Galen Cranz was on last week’s episode of 99% Invisible, the radio show/podcast about design with Roman Mars. Cranz is a professor of architecture at Berkeley and a leading proponent of body conscious design, the idea that designers should spend at least as much time adapting things to us as expecting us to adapt to things. Cranz published The Chair, Rethinking Culture, Body and Design in 1998. She’s also a certified Alexander Technique teacher—and a highly esteemed one. She was a featured speaker at the 2013 annual conference of the American Society for the Alexander Technique here in Chicago.
I was excited that she was going to be on the podcast and the episode is worth a listen—you can find it here. It traces out the argument that Galen makes in The Chair. She explains that In the 20th century, we transitioned from an agricultural to a manufacturing to a service economy. The chair became the dominant object in our lives as sedentary work, done mostly while sitting, took over manual labor. But chairs weren’t designed to fit our bodies. People started to suffer from back pain and repetitive strain injuries, which inspired the development of highly adjustable, ergonomic chairs, like the Herman Miller Aeron chairs. Even with highly-engineered furniture, the health effects of sitting all day are still terrible. “Sitting is the new smoking,” and all the exercise in the world won’t make up for sitting eight or more hours a day.
So what’s the solution? Producer Avery Trufelman goes to Cranz’s house and marvels at her collection of mis-matched furniture. She applauds Cranz’s “gusto” at bucking the conventions of normal sitting.
When she’s out in public and gets tired, Cranz opts to kneel, or squat, or lie down. “I lay down in a bank and someone asked me if I was having a heart attack,” Cranz says. “I understand. But I said no, I’m fine, I’m resting because the line is so long!”
Cranz advises against using back support—it weakens the back—and suggests using stools to perch on and lounge chairs to recline. The solution, she says is variety—“The next posture is the best posture.” And Roman Mars intones, tongue-a-bit-in-cheek, “We don’t need fewer chairs. We need more. Bring us chairs. All of the chairs!”
99% Invisible is great radio—like Radiolab or This American Life. But I felt like this episode ended having made only half of Cranz’s point. Great design will only take you so far. Health and well-being require education. As she writes in The Chair, “We need better objects and we need to take responsibility for how we use ourselves while using them.”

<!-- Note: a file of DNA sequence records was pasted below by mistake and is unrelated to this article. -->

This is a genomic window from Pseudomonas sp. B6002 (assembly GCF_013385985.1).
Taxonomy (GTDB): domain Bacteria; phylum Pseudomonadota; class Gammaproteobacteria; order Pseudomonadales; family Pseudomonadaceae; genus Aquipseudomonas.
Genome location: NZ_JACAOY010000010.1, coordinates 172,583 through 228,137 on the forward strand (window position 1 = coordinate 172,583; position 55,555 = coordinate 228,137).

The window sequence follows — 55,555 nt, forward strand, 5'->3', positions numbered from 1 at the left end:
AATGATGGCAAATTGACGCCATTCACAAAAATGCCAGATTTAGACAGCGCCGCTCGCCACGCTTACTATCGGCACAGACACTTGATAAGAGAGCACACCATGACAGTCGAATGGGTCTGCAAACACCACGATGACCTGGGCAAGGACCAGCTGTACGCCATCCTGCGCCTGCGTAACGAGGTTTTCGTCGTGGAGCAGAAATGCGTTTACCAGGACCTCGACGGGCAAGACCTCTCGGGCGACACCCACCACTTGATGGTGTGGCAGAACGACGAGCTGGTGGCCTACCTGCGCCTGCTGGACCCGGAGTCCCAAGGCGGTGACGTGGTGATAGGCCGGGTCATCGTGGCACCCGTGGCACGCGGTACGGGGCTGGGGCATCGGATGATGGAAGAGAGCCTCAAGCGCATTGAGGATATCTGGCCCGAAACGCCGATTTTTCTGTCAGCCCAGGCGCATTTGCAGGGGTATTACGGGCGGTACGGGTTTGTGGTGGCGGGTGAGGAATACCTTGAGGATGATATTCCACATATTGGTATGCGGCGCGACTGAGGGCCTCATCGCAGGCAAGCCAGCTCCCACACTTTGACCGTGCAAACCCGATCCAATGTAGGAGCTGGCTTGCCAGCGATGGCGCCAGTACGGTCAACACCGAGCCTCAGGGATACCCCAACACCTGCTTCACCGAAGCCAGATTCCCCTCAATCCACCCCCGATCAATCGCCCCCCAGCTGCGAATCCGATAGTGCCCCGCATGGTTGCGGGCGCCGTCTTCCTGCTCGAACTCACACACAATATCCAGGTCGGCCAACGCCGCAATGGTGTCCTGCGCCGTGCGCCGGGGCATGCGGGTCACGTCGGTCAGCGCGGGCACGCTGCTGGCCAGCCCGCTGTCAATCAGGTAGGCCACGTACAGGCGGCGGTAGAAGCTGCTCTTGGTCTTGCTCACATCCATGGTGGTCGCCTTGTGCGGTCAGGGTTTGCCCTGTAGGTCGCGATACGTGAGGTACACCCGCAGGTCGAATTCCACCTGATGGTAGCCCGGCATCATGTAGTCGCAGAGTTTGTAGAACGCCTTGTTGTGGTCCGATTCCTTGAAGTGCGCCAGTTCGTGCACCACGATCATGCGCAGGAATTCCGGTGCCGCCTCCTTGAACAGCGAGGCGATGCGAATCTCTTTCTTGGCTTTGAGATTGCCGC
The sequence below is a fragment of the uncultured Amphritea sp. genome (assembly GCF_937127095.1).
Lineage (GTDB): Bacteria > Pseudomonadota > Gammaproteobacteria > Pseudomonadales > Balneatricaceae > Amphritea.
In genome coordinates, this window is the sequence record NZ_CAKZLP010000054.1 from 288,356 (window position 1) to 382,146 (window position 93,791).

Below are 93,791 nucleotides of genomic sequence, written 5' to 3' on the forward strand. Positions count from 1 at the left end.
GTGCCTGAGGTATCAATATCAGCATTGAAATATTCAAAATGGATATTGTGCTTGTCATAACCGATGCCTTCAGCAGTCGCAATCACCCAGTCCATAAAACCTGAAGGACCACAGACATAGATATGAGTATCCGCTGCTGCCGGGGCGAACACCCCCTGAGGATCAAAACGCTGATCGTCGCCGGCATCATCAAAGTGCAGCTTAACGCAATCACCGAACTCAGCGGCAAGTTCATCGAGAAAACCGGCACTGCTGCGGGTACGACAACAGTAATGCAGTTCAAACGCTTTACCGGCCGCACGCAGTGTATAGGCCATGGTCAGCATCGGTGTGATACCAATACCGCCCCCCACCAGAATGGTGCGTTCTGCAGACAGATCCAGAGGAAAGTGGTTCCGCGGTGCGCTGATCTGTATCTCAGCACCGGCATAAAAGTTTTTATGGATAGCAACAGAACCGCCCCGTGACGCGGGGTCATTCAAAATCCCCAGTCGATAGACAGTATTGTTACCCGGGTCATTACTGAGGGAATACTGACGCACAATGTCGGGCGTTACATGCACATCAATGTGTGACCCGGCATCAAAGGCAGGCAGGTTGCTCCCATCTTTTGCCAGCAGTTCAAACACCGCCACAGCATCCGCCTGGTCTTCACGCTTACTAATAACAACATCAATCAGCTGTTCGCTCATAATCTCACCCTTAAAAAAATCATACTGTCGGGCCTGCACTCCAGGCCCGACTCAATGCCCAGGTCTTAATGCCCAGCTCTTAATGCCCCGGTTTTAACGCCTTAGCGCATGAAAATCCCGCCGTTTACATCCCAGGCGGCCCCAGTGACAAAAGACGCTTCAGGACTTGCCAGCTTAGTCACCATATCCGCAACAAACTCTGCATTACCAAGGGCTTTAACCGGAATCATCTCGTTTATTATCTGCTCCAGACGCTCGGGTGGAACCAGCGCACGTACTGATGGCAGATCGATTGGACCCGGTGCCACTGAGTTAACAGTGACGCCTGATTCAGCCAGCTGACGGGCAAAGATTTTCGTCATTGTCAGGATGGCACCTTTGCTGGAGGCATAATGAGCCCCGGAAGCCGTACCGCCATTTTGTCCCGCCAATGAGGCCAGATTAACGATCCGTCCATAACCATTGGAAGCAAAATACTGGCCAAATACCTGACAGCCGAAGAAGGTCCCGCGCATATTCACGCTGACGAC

It’s been my experience that when my students come to their first Alexander lesson complaining of pain from sitting all day, they're not in a condition to take advantage of varied furniture. They’ve lost the ability to sit without back support, or to lie on their backs without puzzling discomfort, let alone squat.
When I was around 21 and still in college—a couple years before I started studying the Alexander Technique—I got into an argument with one of the teachers at a summer music festival. During orchestra rehearsals and concerts, several of us—myself included—were crossing our legs if we weren’t playing for long periods of time. She thought it looked unprofessional and told us to put both feet on the floor. I told her that the chairs were too low for me and that if I didn’t cross my legs, my back would hurt. Crossing my legs was the only thing that kept me from being in pain.
The story embarrasses me now. There was nothing about crossing my legs that was good for my back. In fact, you could argue that crossing your legs is positively bad for your back. But I was used to it. I liked how it felt, and I would fight with my teacher for the right to do it on stage. It was only after I had taken some Alexander lessons that I started to unlearn the habits that were causing my back pain. It was empowering—even if a chair was too low for me, it couldn’t hurt me.
Back in 2010, I went to see Galen Cranz give a talk about The Chair at the Chicago Humanities Festival. Afterwards, I chatted with a man in the audience who had spent the previous few years working on a new chair design for the workplace. He had incorporated all the latest knowledge about healthy human movement, and his design let workers be more dynamic at work. Yet when he tried out a prototype of the design at an office, the workers ended up pushing all the new chairs to the edge of the room after only a week. They went back to their usual chairs. They were used to them.
At the end of The Chair, Galen Cranz describes her ideal work environment. It’s a place where you can work sitting down, perching on a stool, or standing up. You can take a phone call lying on your back. You can squat to reach low files and stretch high to reach the top of shelves. It’s a place for adaptability and movement. The world would be a better place if Galen Cranz was in charge of designing it, and part of the reason is that she knows that people and furniture need to be equally adaptable. We Alexander teachers can help Cranz in her mission by making the Alexander Technique—and the importance of education—100% more visible.